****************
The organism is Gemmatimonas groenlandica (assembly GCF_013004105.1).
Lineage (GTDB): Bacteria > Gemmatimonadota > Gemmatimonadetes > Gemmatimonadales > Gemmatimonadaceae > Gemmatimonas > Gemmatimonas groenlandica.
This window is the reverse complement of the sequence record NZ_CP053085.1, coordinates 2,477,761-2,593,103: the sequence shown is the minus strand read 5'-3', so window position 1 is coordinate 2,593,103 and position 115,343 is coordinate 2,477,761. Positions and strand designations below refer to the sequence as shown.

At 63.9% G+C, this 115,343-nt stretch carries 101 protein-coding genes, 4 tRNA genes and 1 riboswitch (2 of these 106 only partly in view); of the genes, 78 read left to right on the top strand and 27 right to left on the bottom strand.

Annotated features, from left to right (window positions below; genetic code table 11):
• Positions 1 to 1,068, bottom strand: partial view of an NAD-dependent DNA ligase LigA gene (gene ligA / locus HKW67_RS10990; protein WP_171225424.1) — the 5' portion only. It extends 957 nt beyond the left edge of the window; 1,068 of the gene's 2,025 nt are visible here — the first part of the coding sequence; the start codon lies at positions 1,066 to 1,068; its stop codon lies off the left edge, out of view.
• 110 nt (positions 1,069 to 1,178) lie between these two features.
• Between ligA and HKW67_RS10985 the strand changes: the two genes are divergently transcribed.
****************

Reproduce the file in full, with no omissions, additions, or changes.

The organism is Gemmatimonas groenlandica (assembly GCF_013004105.1).
Lineage (GTDB): Bacteria > Gemmatimonadota > Gemmatimonadetes > Gemmatimonadales > Gemmatimonadaceae > Gemmatimonas > Gemmatimonas groenlandica.
This window is the reverse complement of the sequence record NZ_CP053085.1, coordinates 2,477,761-2,593,103: the sequence shown is the minus strand read 5'-3', so window position 1 is coordinate 2,593,103 and position 115,343 is coordinate 2,477,761. Positions and strand designations below refer to the sequence as shown.

At 63.9% G+C, this 115,343-nt stretch carries 101 protein-coding genes, 4 tRNA genes and 1 riboswitch (2 of these 106 only partly in view); of the genes, 78 read left to right on the top strand and 27 right to left on the bottom strand.

Annotated features, from left to right (window positions below; genetic code table 11):
• Positions 1 to 1,068, bottom strand: partial view of an NAD-dependent DNA ligase LigA gene (gene ligA / locus HKW67_RS10990; protein WP_171225424.1) — the 5' portion only. It extends 957 nt beyond the left edge of the window; 1,068 of the gene's 2,025 nt are visible here — the first part of the coding sequence; the start codon lies at positions 1,066 to 1,068; its stop codon lies off the left edge, out of view.
• 110 nt (positions 1,069 to 1,178) lie between these two features.
• Between ligA and HKW67_RS10985 the strand changes: the two genes are divergently transcribed.